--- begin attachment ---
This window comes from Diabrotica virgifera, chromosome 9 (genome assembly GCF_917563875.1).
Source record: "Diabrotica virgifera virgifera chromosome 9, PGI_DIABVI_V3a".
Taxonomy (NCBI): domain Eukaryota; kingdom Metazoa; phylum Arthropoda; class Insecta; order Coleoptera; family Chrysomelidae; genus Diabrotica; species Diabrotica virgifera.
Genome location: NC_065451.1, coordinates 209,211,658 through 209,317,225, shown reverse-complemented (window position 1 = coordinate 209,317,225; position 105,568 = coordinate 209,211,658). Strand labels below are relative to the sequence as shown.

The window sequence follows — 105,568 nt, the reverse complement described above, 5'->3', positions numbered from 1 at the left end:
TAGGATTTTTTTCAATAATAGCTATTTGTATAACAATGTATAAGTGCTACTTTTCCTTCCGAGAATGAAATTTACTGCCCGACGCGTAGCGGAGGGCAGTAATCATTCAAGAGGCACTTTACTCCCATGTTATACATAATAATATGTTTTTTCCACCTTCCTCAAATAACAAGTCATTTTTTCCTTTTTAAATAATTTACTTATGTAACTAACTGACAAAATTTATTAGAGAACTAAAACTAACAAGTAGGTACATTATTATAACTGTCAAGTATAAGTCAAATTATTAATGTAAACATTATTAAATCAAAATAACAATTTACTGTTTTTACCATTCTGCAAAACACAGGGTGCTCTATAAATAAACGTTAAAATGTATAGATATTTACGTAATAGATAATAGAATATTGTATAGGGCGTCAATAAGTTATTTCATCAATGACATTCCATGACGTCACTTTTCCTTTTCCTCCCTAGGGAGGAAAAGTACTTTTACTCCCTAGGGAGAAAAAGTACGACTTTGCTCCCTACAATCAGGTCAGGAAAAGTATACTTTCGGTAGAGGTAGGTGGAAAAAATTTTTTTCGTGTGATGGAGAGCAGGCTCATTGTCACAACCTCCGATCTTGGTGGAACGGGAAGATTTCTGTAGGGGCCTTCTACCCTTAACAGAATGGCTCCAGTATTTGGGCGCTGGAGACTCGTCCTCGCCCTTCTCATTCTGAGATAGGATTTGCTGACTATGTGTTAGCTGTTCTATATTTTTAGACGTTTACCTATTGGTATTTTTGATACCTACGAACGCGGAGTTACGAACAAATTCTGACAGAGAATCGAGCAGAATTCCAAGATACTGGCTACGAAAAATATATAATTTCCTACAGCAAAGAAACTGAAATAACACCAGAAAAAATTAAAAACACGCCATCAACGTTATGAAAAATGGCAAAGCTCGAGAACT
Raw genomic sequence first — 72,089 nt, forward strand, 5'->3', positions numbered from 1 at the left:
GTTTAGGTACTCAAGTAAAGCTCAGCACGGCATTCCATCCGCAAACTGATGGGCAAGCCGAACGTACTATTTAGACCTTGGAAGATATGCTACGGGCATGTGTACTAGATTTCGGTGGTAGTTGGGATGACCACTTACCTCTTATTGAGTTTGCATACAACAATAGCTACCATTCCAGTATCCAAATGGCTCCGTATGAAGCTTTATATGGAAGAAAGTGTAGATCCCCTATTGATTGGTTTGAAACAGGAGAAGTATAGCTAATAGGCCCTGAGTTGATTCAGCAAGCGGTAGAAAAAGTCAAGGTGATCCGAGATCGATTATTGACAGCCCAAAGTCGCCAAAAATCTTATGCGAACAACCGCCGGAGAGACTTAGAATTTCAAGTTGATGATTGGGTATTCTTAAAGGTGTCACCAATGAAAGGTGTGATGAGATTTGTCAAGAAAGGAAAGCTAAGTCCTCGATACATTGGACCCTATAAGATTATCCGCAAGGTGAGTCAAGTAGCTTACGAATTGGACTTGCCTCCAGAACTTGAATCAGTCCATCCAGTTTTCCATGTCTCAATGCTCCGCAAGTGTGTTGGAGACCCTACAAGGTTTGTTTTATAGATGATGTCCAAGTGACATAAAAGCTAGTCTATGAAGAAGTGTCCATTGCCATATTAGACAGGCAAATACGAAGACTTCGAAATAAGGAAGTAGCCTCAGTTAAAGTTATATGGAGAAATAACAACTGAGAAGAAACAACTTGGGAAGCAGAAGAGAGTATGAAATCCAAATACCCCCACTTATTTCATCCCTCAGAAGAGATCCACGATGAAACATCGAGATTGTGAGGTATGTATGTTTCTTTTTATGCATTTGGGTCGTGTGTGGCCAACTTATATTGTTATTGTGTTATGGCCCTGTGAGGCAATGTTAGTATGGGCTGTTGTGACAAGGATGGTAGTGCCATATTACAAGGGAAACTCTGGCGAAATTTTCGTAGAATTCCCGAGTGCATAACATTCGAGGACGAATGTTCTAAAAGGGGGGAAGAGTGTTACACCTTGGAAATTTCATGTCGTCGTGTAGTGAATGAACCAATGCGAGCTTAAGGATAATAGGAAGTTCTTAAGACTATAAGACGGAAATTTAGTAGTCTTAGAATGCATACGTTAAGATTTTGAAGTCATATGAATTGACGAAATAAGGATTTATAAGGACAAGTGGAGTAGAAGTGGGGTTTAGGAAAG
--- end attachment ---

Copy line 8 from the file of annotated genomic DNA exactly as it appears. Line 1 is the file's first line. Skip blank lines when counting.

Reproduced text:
GTTTAGGTACTCAAGTAAAGCTCAGCACGGCATTCCATCCGCAAACTGATGGGCAAGCCGAACGTACTATTTAGACCTTGGAAGATATGCTACGGGCATGTGTACTAGATTTCGGTGGTAGTTGGGATGACCACTTACCTCTTATTGAGTTTGCATACAACAATAGCTACCATTCCAGTATCCAAATGGCTCCGTATGAAGCTTTATATGGAAGAAAGTGTAGATCCCCTATTGATTGGTTTGAAACAGGAGAAGTATAGCTAATAGGCCCTGAGTTGATTCAGCAAGCGGTAGAAAAAGTCAAGGTGATCCGAGATCGATTATTGACAGCCCAAAGTCGCCAAAAATCTTATGCGAACAACCGCCGGAGAGACTTAGAATTTCAAGTTGATGATTGGGTATTCTTAAAGGTGTCACCAATGAAAGGTGTGATGAGATTTGTCAAGAAAGGAAAGCTAAGTCCTCGATACATTGGACCCTATAAGATTATCCGCAAGGTGAGTCAAGTAGCTTACGAATTGGACTTGCCTCCAGAACTTGAATCAGTCCATCCAGTTTTCCATGTCTCAATGCTCCGCAAGTGTGTTGGAGACCCTACAAGGTTTGTTTTATAGATGATGTCCAAGTGACATAAAAGCTAGTCTATGAAGAAGTGTCCATTGCCATATTAGACAGGCAAATACGAAGACTTCGAAATAAGGAAGTAGCCTCAGTTAAAGTTATATGGAGAAATAACAACTGAGAAGAAACAACTTGGGAAGCAGAAGAGAGTATGAAATCCAAATACCCCCACTTATTTCATCCCTCAGAAGAGATCCACGATGAAACATCGAGATTGTGAGGTATGTATGTTTCTTTTTATGCATTTGGGTCGTGTGTGGCCAACTTATATTGTTATTGTGTTATGGCCCTGTGAGGCAATGTTAGTATGGGCTGTTGTGACAAGGATGGTAGTGCCATATTACAAGGGAAACTCTGGCGAAATTTTCGTAGAATTCCCGAGTGCATAACATTCGAGGACGAATGTTCTAAAAGGGGGGAAGAGTGTTACACCTTGGAAATTTCATGTCGTCGTGTAGTGAATGAACCAATGCGAGCTTAAGGATAATAGGAAGTTCTTAAGACTATAAGACGGAAATTTAGTAGTCTTAGAATGCATACGTTAAGATTTTGAAGTCATATGAATTGACGAAATAAGGATTTATAAGGACAAGTGGAGTAGAAGTGGGGTTTAGGAAAG